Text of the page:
Photographs by Peter Mather
Text by Henry Fountain
February 11, 2021
On Alaska’s North Slope, treeless and snow-shrouded for much of the year, it isn’t easy being a wolverine. The sinewy, solitary animals survive through a constant search for food, burrowing into snowdrifts to rest.
But the Arctic is rapidly changing, warming much faster than any other region, and the snow is melting earlier. Researchers want to understand how wolverines will adapt.
Peter Mather, a photographer, documented researchers’ fieldwork over several seasons. The images provide a rare glimpse at wolverines in the Arctic wilds.
With their large feet, wolverines can pad their way across the snowy tundra as if on snowshoes. But there is little place to hide from their main predator, the Arctic wolf. They have the stamina to chase caribou for dozens of miles if necessary, and the strength to kill the much larger animals.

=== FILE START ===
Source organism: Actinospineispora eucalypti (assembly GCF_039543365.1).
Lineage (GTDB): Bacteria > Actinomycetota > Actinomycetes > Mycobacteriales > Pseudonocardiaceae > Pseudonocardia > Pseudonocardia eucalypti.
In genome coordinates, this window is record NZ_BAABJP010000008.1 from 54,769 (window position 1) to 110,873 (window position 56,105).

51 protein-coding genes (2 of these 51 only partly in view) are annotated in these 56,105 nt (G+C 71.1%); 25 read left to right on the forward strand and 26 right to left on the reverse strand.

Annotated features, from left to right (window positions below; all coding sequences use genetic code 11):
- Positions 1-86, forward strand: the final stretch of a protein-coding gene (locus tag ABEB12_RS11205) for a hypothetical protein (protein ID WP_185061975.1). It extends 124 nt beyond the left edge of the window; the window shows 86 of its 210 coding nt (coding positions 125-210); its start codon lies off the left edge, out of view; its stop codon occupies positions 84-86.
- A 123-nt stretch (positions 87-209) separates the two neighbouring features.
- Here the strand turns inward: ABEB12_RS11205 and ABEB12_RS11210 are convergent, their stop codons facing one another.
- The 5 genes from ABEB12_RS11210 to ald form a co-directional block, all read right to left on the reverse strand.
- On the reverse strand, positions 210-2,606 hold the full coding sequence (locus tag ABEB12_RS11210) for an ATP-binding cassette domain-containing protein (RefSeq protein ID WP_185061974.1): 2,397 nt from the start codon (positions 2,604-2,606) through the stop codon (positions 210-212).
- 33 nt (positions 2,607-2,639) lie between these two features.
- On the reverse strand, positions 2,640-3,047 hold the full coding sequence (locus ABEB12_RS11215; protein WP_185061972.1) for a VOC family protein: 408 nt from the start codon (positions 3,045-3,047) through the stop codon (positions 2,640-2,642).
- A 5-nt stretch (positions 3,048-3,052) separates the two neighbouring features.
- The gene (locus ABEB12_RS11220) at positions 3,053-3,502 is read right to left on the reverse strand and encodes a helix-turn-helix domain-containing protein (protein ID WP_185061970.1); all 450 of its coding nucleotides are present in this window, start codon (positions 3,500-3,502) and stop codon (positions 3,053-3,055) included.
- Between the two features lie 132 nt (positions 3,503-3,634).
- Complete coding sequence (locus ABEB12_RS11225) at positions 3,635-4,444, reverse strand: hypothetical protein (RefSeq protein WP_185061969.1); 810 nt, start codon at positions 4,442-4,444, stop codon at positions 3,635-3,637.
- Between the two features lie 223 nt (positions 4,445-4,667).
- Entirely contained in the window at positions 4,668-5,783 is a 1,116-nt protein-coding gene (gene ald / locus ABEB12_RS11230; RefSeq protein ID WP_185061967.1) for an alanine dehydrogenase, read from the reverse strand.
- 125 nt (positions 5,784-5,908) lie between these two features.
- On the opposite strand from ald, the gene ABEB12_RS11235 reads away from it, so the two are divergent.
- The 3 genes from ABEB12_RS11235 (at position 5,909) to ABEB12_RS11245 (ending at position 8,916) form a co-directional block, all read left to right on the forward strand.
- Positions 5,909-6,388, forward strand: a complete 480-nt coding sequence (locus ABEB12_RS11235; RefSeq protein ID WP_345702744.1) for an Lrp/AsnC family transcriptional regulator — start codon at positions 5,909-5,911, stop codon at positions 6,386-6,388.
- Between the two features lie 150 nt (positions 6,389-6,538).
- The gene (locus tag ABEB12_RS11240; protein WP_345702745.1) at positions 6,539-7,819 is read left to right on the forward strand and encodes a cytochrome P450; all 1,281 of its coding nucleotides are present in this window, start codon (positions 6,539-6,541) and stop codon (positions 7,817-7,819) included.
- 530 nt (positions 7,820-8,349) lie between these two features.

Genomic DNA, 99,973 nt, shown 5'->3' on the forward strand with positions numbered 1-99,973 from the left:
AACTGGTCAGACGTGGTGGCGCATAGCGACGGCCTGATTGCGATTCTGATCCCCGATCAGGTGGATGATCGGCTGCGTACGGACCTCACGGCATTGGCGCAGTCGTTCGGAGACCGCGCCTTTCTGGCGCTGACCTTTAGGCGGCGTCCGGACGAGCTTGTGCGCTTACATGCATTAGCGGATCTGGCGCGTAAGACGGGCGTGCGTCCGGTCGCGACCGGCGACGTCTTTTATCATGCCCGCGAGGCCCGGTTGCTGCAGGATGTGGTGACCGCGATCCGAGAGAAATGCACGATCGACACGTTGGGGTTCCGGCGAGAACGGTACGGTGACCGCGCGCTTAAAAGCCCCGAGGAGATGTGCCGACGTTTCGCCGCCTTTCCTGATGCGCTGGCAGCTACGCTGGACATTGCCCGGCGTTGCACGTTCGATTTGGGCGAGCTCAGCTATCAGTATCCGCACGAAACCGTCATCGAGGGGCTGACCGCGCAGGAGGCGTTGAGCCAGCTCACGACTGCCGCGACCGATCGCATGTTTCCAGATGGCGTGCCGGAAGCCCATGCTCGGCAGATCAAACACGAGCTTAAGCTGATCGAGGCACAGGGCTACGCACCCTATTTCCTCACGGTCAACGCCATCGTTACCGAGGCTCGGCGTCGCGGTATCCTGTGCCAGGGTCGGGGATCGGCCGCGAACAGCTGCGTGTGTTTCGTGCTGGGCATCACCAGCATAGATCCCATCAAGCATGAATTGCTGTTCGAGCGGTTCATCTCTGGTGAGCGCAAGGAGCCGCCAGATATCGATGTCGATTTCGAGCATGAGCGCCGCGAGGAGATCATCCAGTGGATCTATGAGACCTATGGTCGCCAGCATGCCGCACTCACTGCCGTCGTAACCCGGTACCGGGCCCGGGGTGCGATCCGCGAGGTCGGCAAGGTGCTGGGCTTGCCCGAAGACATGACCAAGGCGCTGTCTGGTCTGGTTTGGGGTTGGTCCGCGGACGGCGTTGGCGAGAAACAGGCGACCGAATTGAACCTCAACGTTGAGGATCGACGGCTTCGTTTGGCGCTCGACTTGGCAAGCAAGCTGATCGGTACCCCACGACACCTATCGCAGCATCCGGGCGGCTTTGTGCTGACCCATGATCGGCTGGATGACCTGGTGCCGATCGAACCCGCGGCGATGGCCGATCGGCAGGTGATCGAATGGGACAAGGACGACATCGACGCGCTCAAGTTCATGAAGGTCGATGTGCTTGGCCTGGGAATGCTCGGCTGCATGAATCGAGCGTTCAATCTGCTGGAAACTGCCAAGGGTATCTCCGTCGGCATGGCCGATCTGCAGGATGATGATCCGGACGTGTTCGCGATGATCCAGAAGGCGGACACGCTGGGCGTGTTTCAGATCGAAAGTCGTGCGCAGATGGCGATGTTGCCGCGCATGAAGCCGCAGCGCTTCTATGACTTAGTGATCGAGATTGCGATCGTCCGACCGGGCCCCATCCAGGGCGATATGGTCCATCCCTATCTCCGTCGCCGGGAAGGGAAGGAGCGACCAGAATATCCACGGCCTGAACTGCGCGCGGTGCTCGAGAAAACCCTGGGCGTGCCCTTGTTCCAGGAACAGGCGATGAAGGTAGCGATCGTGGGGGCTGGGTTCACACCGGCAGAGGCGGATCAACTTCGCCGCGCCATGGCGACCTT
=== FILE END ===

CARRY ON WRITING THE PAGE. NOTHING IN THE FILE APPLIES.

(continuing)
But wolverines are also scavengers, using their strong jaws to feast on carcasses left by wolves.
Since 2014, the Wildlife Conservation Society, together with partner groups, has been studying Alaska’s wolverines. The goal, says the project coordinator, Tom Glass, a doctoral candidate at the University of Alaska Fairbanks, is “to understand ecological relationships between this species and the environment in this quickly changing place.”
Over two years 24 animals were trapped, anesthetized and given satellite-tracking collars that transmitted data about their movements and behavior.